Let’s say you have multiple vRealize Network Insight instances. Maybe a staging instance for trying new searches, alerts, or other configuration – and a production instance. Or you’re migrating from an on-premises instance to a vRealize Network Insight Cloud instance. Or you just want a backup of the hard work you put into curating the applications. As with many things; there’s an API and script for that!

Python SDK & Examples

The Python SDK is a library generated automatically by the OpenAPI specification that vRealize Network Insight has baked in. In addition, it has a ton of example scripts that use the SDK for various things. From importing data sources, exporting flows, running searches, to, you guessed it – creating backups of the applications, including restoring them. You can find the Python SDK on GitHub: https://github.com/vmware/network-insight-sdk-python/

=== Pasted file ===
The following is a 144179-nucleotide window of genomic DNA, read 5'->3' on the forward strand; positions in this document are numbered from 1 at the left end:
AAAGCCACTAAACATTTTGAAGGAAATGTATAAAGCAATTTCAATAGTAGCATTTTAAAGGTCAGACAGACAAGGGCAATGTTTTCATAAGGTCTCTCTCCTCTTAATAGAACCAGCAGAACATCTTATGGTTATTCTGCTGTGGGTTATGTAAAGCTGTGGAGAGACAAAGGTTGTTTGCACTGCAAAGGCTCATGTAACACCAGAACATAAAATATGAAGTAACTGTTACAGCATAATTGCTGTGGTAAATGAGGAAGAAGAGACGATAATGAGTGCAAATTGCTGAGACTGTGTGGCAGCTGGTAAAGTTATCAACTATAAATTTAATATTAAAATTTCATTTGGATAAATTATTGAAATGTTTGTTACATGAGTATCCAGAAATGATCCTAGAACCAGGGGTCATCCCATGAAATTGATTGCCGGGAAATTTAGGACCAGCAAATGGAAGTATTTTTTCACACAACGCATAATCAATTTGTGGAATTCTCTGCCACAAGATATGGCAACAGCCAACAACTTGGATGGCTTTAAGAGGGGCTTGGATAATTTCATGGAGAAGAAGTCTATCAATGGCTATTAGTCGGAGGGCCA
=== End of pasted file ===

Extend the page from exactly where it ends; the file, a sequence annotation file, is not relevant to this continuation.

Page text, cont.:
Getting the Python SDK

Before you get started, python is a prerequisite. It can be both Python 2 or 3. I’ll be using git in the example output, but you can also download the code in a zip file via the GitHub page. There is also a requirements.txt file that’s used to get the right python modules in place.

~/tmp# git clone https://github.com/vmware/network-insight-sdk-python.git
Cloning into 'network-insight-sdk-python'...
remote: Enumerating objects: 9387, done.
remote: Counting objects: 100% (4812/4812), done.
remote: Compressing objects: 100% (736/736), done.
remote: Total 9387 (delta 4651), reused 4151 (delta 4074), pack-reused 4575
Receiving objects: 100% (9387/9387), 2.07 MiB | 16.72 MiB/s, done.
Resolving deltas: 100% (8974/8974), done.
~/tmp# cd network-insight-sdk-python
~/tmp/network-insight-sdk-python# pip3 install -r requirements.txt

Creating an Application Backup

With the SDK in place, we can now run the script named application_backups.py. Let’s look at the built-in help first, to see what parameters are available:

~/tmp/network-insight-sdk-python# export PYTHONPATH=~/tmp/network-insight-sdk-python/swagger_client-py2.7.egg 
~/tmp/network-insight-sdk-python# python3 application_backups.py --help
usage: application_backups.py [-h] [--deployment_type DEPLOYMENT_TYPE] [--platform_ip PLATFORM_IP] [--username USERNAME] [--password PASSWORD] [--domain_type DOMAIN_TYPE] [--domain_value DOMAIN_VALUE] [--get_vidm_client_id] [--vidm_token VIDM_TOKEN] [--api_token API_TOKEN]